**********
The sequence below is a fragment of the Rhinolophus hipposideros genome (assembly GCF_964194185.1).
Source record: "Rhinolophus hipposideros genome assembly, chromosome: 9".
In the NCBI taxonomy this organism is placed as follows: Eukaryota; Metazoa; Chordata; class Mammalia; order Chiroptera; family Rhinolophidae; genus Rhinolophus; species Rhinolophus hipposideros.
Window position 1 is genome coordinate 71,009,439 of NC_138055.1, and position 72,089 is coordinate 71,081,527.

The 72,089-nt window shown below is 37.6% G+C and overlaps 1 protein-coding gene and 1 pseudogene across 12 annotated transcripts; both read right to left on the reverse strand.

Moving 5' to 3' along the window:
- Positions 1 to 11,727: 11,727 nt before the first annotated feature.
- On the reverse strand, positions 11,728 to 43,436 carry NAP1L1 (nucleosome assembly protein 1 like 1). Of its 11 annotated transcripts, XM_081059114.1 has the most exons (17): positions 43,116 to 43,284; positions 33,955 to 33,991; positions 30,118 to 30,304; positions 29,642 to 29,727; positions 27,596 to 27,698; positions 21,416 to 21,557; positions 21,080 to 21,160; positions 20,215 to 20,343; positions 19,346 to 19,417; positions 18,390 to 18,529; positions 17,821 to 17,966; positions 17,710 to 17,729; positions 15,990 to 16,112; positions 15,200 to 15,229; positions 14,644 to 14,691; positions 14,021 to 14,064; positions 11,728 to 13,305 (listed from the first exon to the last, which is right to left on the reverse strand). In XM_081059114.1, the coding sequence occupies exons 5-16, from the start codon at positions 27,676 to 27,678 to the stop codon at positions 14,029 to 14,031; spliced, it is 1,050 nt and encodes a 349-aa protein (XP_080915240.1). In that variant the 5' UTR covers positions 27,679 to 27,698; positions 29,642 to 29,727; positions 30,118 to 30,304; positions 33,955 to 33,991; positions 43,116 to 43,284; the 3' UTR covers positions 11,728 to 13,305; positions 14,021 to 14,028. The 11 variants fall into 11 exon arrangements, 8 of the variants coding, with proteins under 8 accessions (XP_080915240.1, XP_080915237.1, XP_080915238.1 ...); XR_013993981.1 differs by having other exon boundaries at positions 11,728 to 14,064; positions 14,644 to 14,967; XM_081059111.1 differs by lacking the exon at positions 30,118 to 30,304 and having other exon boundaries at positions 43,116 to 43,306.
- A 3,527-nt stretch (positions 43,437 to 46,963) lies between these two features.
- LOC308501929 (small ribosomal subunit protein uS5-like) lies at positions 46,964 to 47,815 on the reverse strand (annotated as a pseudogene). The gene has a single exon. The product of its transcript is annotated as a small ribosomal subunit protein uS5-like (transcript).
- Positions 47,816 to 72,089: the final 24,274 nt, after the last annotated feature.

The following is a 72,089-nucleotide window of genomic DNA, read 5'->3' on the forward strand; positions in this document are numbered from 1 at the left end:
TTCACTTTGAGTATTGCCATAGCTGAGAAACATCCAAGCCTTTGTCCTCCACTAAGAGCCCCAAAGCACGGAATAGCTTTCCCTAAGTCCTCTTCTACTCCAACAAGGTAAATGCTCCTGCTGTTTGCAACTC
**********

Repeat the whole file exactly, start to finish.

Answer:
The sequence below is a fragment of the Rhinolophus hipposideros genome (assembly GCF_964194185.1).
Source record: "Rhinolophus hipposideros genome assembly, chromosome: 9".
In the NCBI taxonomy this organism is placed as follows: Eukaryota; Metazoa; Chordata; class Mammalia; order Chiroptera; family Rhinolophidae; genus Rhinolophus; species Rhinolophus hipposideros.
Window position 1 is genome coordinate 71,009,439 of NC_138055.1, and position 72,089 is coordinate 71,081,527.

The 72,089-nt window shown below is 37.6% G+C and overlaps 1 protein-coding gene and 1 pseudogene across 12 annotated transcripts; both read right to left on the reverse strand.

Moving 5' to 3' along the window:
- Positions 1 to 11,727: 11,727 nt before the first annotated feature.
- On the reverse strand, positions 11,728 to 43,436 carry NAP1L1 (nucleosome assembly protein 1 like 1). Of its 11 annotated transcripts, XM_081059114.1 has the most exons (17): positions 43,116 to 43,284; positions 33,955 to 33,991; positions 30,118 to 30,304; positions 29,642 to 29,727; positions 27,596 to 27,698; positions 21,416 to 21,557; positions 21,080 to 21,160; positions 20,215 to 20,343; positions 19,346 to 19,417; positions 18,390 to 18,529; positions 17,821 to 17,966; positions 17,710 to 17,729; positions 15,990 to 16,112; positions 15,200 to 15,229; positions 14,644 to 14,691; positions 14,021 to 14,064; positions 11,728 to 13,305 (listed from the first exon to the last, which is right to left on the reverse strand). In XM_081059114.1, the coding sequence occupies exons 5-16, from the start codon at positions 27,676 to 27,678 to the stop codon at positions 14,029 to 14,031; spliced, it is 1,050 nt and encodes a 349-aa protein (XP_080915240.1). In that variant the 5' UTR covers positions 27,679 to 27,698; positions 29,642 to 29,727; positions 30,118 to 30,304; positions 33,955 to 33,991; positions 43,116 to 43,284; the 3' UTR covers positions 11,728 to 13,305; positions 14,021 to 14,028. The 11 variants fall into 11 exon arrangements, 8 of the variants coding, with proteins under 8 accessions (XP_080915240.1, XP_080915237.1, XP_080915238.1 ...); XR_013993981.1 differs by having other exon boundaries at positions 11,728 to 14,064; positions 14,644 to 14,967; XM_081059111.1 differs by lacking the exon at positions 30,118 to 30,304 and having other exon boundaries at positions 43,116 to 43,306.
- A 3,527-nt stretch (positions 43,437 to 46,963) lies between these two features.
- LOC308501929 (small ribosomal subunit protein uS5-like) lies at positions 46,964 to 47,815 on the reverse strand (annotated as a pseudogene). The gene has a single exon. The product of its transcript is annotated as a small ribosomal subunit protein uS5-like (transcript).
- Positions 47,816 to 72,089: the final 24,274 nt, after the last annotated feature.

The following is a 72,089-nucleotide window of genomic DNA, read 5'->3' on the forward strand; positions in this document are numbered from 1 at the left end:
TTCACTTTGAGTATTGCCATAGCTGAGAAACATCCAAGCCTTTGTCCTCCACTAAGAGCCCCAAAGCACGGAATAGCTTTCCCTAAGTCCTCTTCTACTCCAACAAGGTAAATGCTCCTGCTGTTTGCAACTC